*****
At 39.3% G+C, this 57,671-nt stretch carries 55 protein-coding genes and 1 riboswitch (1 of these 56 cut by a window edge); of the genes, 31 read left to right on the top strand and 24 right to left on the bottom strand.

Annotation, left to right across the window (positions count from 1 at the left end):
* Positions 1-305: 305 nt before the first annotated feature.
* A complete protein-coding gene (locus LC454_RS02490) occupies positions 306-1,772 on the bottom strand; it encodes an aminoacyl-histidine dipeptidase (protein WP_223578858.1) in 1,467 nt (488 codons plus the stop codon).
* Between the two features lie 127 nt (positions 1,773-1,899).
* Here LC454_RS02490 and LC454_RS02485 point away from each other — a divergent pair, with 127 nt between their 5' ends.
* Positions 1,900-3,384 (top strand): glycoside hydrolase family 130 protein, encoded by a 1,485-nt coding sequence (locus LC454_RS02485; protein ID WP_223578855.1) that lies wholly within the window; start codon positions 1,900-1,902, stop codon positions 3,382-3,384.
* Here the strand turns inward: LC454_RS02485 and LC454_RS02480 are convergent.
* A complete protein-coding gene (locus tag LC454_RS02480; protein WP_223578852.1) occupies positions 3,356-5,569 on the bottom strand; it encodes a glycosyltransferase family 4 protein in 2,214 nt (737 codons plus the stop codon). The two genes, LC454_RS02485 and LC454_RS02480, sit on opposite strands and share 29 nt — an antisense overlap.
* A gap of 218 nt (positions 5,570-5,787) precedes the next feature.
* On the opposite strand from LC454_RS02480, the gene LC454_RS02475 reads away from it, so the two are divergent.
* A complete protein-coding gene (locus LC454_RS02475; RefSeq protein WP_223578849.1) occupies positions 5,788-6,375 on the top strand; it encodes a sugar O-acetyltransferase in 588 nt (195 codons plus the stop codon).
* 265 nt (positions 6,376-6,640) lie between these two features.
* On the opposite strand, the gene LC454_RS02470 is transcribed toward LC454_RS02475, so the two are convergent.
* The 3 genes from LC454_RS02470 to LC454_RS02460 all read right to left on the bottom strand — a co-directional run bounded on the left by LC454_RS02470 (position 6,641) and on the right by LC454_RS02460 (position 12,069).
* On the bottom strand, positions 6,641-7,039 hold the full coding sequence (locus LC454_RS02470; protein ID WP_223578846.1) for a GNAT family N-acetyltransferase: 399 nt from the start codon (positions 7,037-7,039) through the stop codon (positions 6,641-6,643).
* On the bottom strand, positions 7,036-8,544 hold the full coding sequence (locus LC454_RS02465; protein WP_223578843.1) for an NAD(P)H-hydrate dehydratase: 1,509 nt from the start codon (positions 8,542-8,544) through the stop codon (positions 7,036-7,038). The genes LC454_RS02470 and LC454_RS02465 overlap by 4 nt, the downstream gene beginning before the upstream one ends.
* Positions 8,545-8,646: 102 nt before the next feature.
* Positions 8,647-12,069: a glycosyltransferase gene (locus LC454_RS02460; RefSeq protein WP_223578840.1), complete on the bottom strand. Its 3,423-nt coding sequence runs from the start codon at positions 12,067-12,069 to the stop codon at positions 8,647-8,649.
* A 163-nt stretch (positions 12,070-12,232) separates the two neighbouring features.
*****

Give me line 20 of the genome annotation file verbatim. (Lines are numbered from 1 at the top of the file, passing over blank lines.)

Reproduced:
* A 163-nt stretch (positions 12,070-12,232) separates the two neighbouring features.